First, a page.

MBA North America
FINTECH: Goldman Sachs Is Bringing Artificial Intelligence And Blockchain To Columbia B-School
Students will also learn from fintech leaders at Microsoft and Deloitte
Fintech Frenzy: There is an explosion of interest in financial technology at business schools
New York’s Columbia Business School will host a fintech conference sponsored by Goldman Sachs, Microsoft and Deloitte — the latest example of the fintech frenzy at elite business schools.
The Frontiers of Digital Finance conference will focus on digital finance adoption, digital business models and data analytics, while also addressing key trends impacting the fintech industry. The full-day event will highlight issues in digital lending and payments, asset management, insurance, blockchain, regulation, risk analytics, and artificial intelligence and machine learning.
An estimated 250 participants, comprising senior executives from leading banks and other financial institutions and service providers, and fintech investors and innovators, as well as Columbia alumni and students are scheduled to attend. Participants will have the opportunity to speak and hear about practical experiences, challenges and opportunities in digital finance from speakers and panellists from a broad range of global financial services businesses.
“Financial services firms worldwide are grappling with unprecedented opportunities and challenges in digital finance due to changing customer expectations, new technology and regulations in flux,” said Melina Robbana, director of the program for financial studies at Columbia. “The Frontiers of Digital Finance conference will bring together perspectives from a wide range of senior business leaders and experts in the fintech space, and create a stronger foundation for accelerated growth in these areas.”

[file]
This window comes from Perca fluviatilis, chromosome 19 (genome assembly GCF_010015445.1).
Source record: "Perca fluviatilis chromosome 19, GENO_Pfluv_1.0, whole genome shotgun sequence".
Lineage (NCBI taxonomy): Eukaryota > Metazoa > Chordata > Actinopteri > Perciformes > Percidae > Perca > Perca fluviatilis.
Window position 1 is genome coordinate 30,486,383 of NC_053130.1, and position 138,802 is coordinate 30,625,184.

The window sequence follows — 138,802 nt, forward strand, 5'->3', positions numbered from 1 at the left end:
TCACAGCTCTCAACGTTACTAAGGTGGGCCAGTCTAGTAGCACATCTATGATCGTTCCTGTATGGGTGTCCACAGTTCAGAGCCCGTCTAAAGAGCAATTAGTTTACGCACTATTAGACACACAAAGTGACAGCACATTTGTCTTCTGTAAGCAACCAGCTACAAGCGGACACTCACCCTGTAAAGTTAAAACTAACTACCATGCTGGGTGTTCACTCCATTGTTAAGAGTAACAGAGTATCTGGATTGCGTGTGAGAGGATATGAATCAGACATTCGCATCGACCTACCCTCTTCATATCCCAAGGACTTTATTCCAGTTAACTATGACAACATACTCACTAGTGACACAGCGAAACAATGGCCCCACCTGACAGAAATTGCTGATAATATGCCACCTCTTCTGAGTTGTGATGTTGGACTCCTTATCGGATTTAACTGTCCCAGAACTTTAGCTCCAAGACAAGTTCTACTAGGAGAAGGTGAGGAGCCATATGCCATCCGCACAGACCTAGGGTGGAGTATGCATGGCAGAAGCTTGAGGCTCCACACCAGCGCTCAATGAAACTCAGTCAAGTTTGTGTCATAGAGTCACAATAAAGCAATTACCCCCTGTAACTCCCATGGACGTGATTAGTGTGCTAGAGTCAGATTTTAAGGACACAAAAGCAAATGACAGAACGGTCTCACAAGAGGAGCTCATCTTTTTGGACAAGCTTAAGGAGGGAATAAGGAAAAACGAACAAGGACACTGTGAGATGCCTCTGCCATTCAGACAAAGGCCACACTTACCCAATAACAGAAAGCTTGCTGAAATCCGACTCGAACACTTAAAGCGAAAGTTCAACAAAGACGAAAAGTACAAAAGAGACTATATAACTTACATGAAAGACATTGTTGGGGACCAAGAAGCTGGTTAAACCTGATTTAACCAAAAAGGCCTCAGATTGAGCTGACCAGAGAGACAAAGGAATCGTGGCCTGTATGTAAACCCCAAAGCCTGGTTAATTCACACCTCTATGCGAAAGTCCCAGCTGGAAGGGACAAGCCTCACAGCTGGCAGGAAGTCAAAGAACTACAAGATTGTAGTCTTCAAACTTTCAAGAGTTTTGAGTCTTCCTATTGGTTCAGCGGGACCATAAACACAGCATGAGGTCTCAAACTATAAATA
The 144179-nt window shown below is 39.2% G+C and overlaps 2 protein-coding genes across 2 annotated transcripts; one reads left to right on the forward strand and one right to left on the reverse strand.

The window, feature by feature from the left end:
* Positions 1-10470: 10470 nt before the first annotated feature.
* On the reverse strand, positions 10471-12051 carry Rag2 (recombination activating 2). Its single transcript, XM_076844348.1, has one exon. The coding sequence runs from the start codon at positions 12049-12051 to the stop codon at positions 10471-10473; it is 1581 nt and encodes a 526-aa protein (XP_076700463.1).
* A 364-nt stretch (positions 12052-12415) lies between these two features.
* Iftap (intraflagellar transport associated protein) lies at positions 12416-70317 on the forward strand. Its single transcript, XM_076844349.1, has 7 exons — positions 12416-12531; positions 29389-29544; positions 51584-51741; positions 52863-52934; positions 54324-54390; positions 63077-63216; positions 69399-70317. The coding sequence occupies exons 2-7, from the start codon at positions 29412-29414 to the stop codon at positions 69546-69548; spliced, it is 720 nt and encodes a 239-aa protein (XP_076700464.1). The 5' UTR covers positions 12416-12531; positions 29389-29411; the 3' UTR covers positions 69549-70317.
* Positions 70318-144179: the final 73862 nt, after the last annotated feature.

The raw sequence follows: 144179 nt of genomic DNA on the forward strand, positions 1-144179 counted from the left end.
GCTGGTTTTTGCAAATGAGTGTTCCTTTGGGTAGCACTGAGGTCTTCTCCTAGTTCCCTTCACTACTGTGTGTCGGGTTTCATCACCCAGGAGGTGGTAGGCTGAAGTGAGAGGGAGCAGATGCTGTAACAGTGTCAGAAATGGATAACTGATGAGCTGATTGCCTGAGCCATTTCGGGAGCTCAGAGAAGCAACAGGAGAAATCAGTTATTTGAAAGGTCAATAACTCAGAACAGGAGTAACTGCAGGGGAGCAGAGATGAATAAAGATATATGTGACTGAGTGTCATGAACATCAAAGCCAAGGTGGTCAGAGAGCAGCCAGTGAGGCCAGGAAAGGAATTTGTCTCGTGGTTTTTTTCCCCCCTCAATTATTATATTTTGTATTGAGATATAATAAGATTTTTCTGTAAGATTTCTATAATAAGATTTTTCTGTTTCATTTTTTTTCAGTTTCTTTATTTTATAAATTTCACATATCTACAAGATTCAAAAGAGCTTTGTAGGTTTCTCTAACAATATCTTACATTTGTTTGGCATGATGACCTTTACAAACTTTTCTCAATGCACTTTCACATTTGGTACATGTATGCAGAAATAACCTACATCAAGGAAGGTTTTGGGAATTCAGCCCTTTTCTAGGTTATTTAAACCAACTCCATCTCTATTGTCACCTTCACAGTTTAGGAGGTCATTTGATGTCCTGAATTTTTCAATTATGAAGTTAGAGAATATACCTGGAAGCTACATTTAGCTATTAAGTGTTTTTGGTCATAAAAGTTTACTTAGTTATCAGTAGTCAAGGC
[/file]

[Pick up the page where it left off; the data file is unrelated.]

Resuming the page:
Students at the business school run Columbia FinTech Club, an organization that aims to develop education and innovation in the field of financial technology. Columbia alumni include Jon Stein, the founder of digital wealth manager Betterment, which uses software to create a portfolio and automatically rebalance it, which is valued at $700 million.
The event comes amid an explosion of interest in fintech at business schools, which are launching programs on everything from blockchain to peer-to-peer lending. Career opportunities for MBAs in this space have also proliferated. Last year, French business school HEC Paris said fintech startups such as TransferWise and GoCardless now vie with investment banks and traditional financial services companies for fresh recruits. A recent fintech talent faire at HEC Paris drew Blockchain, Bloomberg and BNP Paribas.
William Kunter, a master’s graduate who left Goldman Sachs to join app-only Berlin bank N26, said: “We’re always looking for good candidates. We’re well aware that the success of a start-up really depends on its ability to hire the best and brightest.”
He added: “I would encourage all business school grads with a keen interest in fintech and with prior experience in banking, consulting or startups to send us their CV.”
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